Methane is the second most important greenhouse gas after carbon dioxide. Although some emissions are natural, most are driven by human activity, and rapidly slashing emissions could help slow global warming, experts say. So scientists are hard at work finding ways to mitigate the greenhouse gas, according to a new cover story in Chemical & Engineering News, an independent news outlet of the American Chemical Society.
Cutting carbon dioxide emissions is crucial for combating climate change, but the carbon dioxide already emitted will stay in the atmosphere for hundreds of years, meaning that it will take time for mitigation efforts to show benefits. In contrast, methane’s average lifetime is 12 years, but it has 84 times the warming effect of carbon dioxide over 20 years. Therefore, cutting it now would produce more immediate results for slowing global warming, writes Senior Correspondent Katherine Bourzac. About 60% of methane emissions come from humans, with the fossil fuel industry and agriculture being the two largest contributors. Researchers are trying to find ways to cut emissions that will provide the greatest climate benefit for the least economic pain.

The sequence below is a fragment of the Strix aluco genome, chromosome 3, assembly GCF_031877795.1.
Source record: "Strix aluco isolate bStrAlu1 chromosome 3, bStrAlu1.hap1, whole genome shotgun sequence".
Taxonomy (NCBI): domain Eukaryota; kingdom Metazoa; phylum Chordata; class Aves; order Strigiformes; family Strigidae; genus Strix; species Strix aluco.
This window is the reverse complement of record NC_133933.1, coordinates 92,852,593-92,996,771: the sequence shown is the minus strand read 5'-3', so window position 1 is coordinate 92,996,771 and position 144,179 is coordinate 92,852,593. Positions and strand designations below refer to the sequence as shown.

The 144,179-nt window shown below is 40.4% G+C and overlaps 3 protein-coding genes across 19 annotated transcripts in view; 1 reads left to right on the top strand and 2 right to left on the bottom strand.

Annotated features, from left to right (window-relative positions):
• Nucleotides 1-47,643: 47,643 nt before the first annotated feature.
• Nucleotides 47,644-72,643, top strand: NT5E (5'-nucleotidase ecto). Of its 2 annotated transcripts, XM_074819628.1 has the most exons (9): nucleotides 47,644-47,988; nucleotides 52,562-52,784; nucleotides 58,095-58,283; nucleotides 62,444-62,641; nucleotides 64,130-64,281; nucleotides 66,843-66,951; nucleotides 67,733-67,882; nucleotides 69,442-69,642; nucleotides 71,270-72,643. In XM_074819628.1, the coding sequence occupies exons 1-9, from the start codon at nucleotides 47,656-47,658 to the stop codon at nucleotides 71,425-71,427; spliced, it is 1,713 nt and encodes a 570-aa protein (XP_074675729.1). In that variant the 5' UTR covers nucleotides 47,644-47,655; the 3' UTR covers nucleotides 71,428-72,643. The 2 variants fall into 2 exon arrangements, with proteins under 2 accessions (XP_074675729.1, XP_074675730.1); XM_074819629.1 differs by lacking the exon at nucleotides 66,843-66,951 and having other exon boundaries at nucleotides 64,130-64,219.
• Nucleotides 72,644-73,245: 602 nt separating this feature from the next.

One of the most cost-effective ways is for the fossil fuel industry, a substantial source of methane emissions, to seal abandoned wells and mines, repair faulty equipment and mend pipeline leaks. High-resolution methane-monitoring satellites set to launch in coming years will make it easier to spot leaks and will supply publicly available data about emissions. And some scientists propose technologies for capturing methane from the atmosphere and converting it into carbon dioxide, which they argue would reduce warming overall. Although there are significant chemistry challenges for methane capture and conversion, scientists say that zeolites decorated with catalytic copper or iron are the most promising materials to get the job done.